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Abdominal wall defect- Gastroschisis


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Surgical or medical management?  I am not a pediatric surgeon, but I am sure there is a literature on timing of closure.

I think of several medical management issues when there is a baby with this problem in my ICU:


- Delivery room: sterile bowel bag is a must.  Avoid umbilical catheterization if possible.  We obtain cultures and start antibiotics for all gastroschesis because of the exposed bowel and risk of contamination despite best efforts at sterility.

- Fluids: surgeons may be worried excessive fluids will cause edematous bowel and make closure more difficult, but even with a silo there are lots of insensible losses and fluid needs will be great.  Track urine output and heart rate closely as well as electrolytes.

- Pain control/sedation/meds both for the abdomen and the fact that patient is likely to be intubated but also you may need to provide anesthesia for bedside closure.  We use high dose fentanyl and rocuronium +/- benzodiazepine.  Need to have code medications & fluid drawn up and nurse dedicated to administering medication.

- Having enough access - you can try to use a PICC, but many of these patients will need longer term access anyway, so surgeons may place tunneled line for you.

- Biggest issue with success in my experience is not the surgery itself, but re-establishing feeding afterwards.  It pays to be patient and accept slower advancement if it ultimately means less time on TPN and less central line days.


Are there specific issues/questions you have for your practice setting?

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@Josephine you might find this article helpful or as a starting point for further literature review: https://www.ncbi.nlm.nih.gov/pubmed/27032610


J Pediatr Surg. 2016 Aug;51(8):1262-7. doi: 10.1016/j.jpedsurg.2016.02.090. Epub 
2016 Mar 12.

Gastroschisis: Bellwether for neonatal surgery capacity in low resource settings?

Ford K(1), Poenaru D(2), Moulot O(3), Tavener K(4), Bradley S(5), Bankole R(3),
Tshifularo N(6), Ameh E(7), Alema N(8), Borgstein E(9), Hickey A(4), Ade-Ajayi

Author information: 
(1)King's Centre for Global Health, London, UK; King's College Hospital, London, 
(2)MyungSung Christian Medical center, Addis Ababa, Ethiopia.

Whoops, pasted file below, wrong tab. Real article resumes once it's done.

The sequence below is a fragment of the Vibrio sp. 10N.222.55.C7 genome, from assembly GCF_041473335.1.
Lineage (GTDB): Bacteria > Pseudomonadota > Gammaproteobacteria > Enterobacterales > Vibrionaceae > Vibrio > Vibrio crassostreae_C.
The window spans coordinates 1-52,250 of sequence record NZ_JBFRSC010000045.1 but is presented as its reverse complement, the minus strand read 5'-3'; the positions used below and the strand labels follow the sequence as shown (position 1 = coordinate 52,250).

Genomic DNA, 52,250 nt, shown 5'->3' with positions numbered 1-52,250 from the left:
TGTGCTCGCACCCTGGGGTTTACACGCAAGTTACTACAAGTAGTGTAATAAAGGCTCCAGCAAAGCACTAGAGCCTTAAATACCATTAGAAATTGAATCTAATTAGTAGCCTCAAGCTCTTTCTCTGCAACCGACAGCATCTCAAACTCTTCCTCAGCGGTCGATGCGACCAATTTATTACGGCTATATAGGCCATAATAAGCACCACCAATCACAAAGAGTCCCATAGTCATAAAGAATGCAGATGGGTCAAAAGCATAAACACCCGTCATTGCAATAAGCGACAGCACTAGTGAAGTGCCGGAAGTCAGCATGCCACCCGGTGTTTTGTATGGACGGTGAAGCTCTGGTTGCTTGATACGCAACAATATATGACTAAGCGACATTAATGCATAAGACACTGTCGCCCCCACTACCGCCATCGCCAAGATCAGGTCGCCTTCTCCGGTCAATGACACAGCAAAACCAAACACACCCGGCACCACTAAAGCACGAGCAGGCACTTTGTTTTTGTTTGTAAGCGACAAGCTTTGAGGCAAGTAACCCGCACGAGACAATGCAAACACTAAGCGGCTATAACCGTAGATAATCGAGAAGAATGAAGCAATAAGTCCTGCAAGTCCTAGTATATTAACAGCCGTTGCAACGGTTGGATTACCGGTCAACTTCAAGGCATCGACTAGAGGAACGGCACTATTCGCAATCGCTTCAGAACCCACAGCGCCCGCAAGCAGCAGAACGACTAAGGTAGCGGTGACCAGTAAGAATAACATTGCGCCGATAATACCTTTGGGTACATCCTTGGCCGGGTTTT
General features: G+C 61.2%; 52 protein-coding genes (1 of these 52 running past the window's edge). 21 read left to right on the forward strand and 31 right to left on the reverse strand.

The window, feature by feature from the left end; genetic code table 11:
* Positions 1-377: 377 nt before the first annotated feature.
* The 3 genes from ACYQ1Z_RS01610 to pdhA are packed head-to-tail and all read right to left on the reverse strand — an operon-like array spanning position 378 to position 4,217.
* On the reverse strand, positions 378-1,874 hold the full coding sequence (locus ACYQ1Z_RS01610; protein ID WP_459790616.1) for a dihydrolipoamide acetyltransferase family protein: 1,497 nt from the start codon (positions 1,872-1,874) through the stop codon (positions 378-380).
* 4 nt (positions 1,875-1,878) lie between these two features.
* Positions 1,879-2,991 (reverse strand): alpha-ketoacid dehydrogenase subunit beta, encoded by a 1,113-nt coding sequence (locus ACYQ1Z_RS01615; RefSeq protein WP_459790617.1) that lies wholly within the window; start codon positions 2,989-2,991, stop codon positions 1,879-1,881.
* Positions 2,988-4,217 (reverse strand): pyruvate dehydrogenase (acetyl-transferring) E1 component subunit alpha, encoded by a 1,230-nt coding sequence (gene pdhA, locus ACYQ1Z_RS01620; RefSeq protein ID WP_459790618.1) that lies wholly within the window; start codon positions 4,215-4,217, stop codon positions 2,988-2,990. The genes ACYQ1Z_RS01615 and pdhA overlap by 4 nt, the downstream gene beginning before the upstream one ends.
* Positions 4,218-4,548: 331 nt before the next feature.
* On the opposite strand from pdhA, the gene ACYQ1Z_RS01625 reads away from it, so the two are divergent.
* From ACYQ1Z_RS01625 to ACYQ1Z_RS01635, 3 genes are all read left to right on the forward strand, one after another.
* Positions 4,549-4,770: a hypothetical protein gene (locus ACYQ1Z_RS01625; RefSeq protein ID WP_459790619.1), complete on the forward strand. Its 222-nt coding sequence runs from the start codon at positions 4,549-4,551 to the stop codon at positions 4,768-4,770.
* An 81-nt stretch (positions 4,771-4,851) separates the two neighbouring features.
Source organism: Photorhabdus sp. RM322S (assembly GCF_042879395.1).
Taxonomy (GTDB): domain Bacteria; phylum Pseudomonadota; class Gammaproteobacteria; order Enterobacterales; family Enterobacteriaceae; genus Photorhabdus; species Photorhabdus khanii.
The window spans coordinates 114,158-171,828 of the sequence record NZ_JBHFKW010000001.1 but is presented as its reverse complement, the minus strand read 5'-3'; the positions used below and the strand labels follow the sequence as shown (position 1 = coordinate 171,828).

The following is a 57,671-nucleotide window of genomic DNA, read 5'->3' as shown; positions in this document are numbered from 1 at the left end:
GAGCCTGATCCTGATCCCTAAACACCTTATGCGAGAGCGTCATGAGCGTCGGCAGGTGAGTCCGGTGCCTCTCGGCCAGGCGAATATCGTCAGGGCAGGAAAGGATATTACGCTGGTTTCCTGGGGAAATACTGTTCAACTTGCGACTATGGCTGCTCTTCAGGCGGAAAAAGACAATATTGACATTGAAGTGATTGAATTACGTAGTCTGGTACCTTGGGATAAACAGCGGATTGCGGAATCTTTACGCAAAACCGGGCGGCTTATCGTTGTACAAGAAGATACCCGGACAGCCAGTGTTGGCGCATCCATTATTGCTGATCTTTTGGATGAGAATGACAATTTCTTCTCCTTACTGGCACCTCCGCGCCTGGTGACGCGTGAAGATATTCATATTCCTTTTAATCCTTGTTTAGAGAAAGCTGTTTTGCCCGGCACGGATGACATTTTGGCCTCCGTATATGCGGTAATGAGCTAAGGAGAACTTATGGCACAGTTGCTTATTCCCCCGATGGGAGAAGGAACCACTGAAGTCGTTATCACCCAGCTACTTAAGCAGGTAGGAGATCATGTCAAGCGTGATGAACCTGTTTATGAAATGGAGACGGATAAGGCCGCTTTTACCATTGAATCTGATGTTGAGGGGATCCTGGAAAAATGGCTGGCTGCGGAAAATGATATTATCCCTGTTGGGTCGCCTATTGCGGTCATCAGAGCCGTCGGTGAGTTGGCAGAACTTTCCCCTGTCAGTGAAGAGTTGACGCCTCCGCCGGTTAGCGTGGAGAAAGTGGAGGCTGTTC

(3)Centre Hospitalier Universitairee, Treichville, Cote D'Ivorie.
(4)King's College Hospital, London, UK.
(5)St George's Hospital, London, UK.
(6)George Mukhari Academic Hospital, Pretoria, South Africa.
(7)National Hospital, Abujah, Nigeria.
(8)St Mary's, Lacor, Uganda.
(9)Queen Elizabeth Hospital, Blantyre, Malawi.
(10)King's Centre for Global Health, London, UK; King's College Hospital, London,
UK. Electronic address: adeajayi@doctors.org.uk.

INTRODUCTION: Economic disadvantage may adversely influence the outcomes of
infants with gastroschisis (GS). Gastroschisis International (GiT) is a network
of seven paediatric surgical centres, spanning two continents, evaluating GS
treatment and outcomes.
MATERIAL AND METHODS: A 2-year retrospective review of GS infants at GiT centres.
Primary outcome was mortality. Sites were classified into high, middle and low
income country (HIC, MIC, and LIC). MIC and LIC were sometimes combined for
analysis (LMIC). Disability adjusted life years (DALYs) were calculated and
centres with the highest mortality underwent a needs assessment.
RESULTS: Mortality was higher in the LICs and LMICs: 100% in Uganda and Cote
d'Ivoire, 75% in Nigeria and 60% in Malawi. 29% and 0% mortality was reported in 
South Africa and the UK, respectively. Septicaemia was the commonest cause of
death. Averted and non-avertable DALYs were nil in Uganda and Cote d'Ivoire (no
survivors). In the UK (100% survival) averted DALYs (met need) was highest,
representing death and disability prevented by surgical intervention. Performance
improvement measures were agreed: a prospectively maintained GS register;
clarification of the key team members of a GS team and management pathway.
CONCLUSIONS: We propose the use of GS as a bellwether condition for assessing
institutional capacity to deliver newborn surgical care. Early access to care,
efficient multidisciplinary team working, appropriate resuscitation, avoidance of
abdominal compartment syndrome, stabilization prior to formal closure and
proactive nutritional interventions may reduce GS-associated burden of disease in
low resource settings.


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How are you managing their GUTS after birth. We deliver between 12-15 an year have not had a death due to the gut being an issue ever. The one problem is leaving them to go post term. The defect starts closing causing the bowel to become ischemic. Most of ours will get induced around 38 weeks. We use silos in 90% of cases



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